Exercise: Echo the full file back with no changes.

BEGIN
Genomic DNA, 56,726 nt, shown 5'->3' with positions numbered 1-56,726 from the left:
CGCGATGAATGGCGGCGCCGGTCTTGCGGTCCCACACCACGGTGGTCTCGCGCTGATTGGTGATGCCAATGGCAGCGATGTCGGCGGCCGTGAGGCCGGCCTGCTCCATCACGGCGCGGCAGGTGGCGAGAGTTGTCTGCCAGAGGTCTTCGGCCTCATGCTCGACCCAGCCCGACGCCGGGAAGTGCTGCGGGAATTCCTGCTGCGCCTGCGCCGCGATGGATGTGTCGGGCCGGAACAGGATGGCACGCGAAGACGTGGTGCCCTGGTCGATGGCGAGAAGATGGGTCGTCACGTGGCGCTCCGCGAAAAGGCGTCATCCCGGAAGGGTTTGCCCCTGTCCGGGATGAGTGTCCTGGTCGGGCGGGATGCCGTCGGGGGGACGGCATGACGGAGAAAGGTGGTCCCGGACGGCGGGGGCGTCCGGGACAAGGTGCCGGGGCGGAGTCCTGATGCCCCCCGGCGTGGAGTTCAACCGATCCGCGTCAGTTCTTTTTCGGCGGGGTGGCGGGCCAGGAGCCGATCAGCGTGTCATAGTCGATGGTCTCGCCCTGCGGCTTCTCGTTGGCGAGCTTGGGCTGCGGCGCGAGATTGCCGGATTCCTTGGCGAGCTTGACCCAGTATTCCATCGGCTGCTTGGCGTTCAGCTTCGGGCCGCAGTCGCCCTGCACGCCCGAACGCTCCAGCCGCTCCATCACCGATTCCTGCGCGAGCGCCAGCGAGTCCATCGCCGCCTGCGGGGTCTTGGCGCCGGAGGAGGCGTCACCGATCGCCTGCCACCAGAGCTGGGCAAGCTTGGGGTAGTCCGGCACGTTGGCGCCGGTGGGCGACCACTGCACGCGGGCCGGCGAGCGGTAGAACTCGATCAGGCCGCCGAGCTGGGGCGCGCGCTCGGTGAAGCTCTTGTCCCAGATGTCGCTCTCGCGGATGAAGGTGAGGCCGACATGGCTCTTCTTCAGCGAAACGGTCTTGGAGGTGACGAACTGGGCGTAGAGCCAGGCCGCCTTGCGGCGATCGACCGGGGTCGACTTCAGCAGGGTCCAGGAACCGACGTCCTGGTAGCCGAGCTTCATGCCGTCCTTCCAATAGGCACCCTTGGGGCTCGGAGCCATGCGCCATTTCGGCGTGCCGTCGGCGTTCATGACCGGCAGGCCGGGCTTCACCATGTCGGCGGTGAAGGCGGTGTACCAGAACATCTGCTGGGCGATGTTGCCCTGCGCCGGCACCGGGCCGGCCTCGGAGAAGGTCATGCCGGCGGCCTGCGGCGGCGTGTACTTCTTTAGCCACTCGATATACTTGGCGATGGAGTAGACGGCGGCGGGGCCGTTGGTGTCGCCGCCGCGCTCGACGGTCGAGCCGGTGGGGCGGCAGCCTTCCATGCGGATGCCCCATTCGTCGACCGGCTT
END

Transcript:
Genomic DNA, 56,726 nt, shown 5'->3' with positions numbered 1-56,726 from the left:
CGCGATGAATGGCGGCGCCGGTCTTGCGGTCCCACACCACGGTGGTCTCGCGCTGATTGGTGATGCCAATGGCAGCGATGTCGGCGGCCGTGAGGCCGGCCTGCTCCATCACGGCGCGGCAGGTGGCGAGAGTTGTCTGCCAGAGGTCTTCGGCCTCATGCTCGACCCAGCCCGACGCCGGGAAGTGCTGCGGGAATTCCTGCTGCGCCTGCGCCGCGATGGATGTGTCGGGCCGGAACAGGATGGCACGCGAAGACGTGGTGCCCTGGTCGATGGCGAGAAGATGGGTCGTCACGTGGCGCTCCGCGAAAAGGCGTCATCCCGGAAGGGTTTGCCCCTGTCCGGGATGAGTGTCCTGGTCGGGCGGGATGCCGTCGGGGGGACGGCATGACGGAGAAAGGTGGTCCCGGACGGCGGGGGCGTCCGGGACAAGGTGCCGGGGCGGAGTCCTGATGCCCCCCGGCGTGGAGTTCAACCGATCCGCGTCAGTTCTTTTTCGGCGGGGTGGCGGGCCAGGAGCCGATCAGCGTGTCATAGTCGATGGTCTCGCCCTGCGGCTTCTCGTTGGCGAGCTTGGGCTGCGGCGCGAGATTGCCGGATTCCTTGGCGAGCTTGACCCAGTATTCCATCGGCTGCTTGGCGTTCAGCTTCGGGCCGCAGTCGCCCTGCACGCCCGAACGCTCCAGCCGCTCCATCACCGATTCCTGCGCGAGCGCCAGCGAGTCCATCGCCGCCTGCGGGGTCTTGGCGCCGGAGGAGGCGTCACCGATCGCCTGCCACCAGAGCTGGGCAAGCTTGGGGTAGTCCGGCACGTTGGCGCCGGTGGGCGACCACTGCACGCGGGCCGGCGAGCGGTAGAACTCGATCAGGCCGCCGAGCTGGGGCGCGCGCTCGGTGAAGCTCTTGTCCCAGATGTCGCTCTCGCGGATGAAGGTGAGGCCGACATGGCTCTTCTTCAGCGAAACGGTCTTGGAGGTGACGAACTGGGCGTAGAGCCAGGCCGCCTTGCGGCGATCGACCGGGGTCGACTTCAGCAGGGTCCAGGAACCGACGTCCTGGTAGCCGAGCTTCATGCCGTCCTTCCAATAGGCACCCTTGGGGCTCGGAGCCATGCGCCATTTCGGCGTGCCGTCGGCGTTCATGACCGGCAGGCCGGGCTTCACCATGTCGGCGGTGAAGGCGGTGTACCAGAACATCTGCTGGGCGATGTTGCCCTGCGCCGGCACCGGGCCGGCCTCGGAGAAGGTCATGCCGGCGGCCTGCGGCGGCGTGTACTTCTTTAGCCACTCGATATACTTGGCGATGGAGTAGACGGCGGCGGGGCCGTTGGTGTCGCCGCCGCGCTCGACGGTCGAGCCGGTGGGGCGGCAGCCTTCCATGCGGATGCCCCATTCGTCGACCGGCTT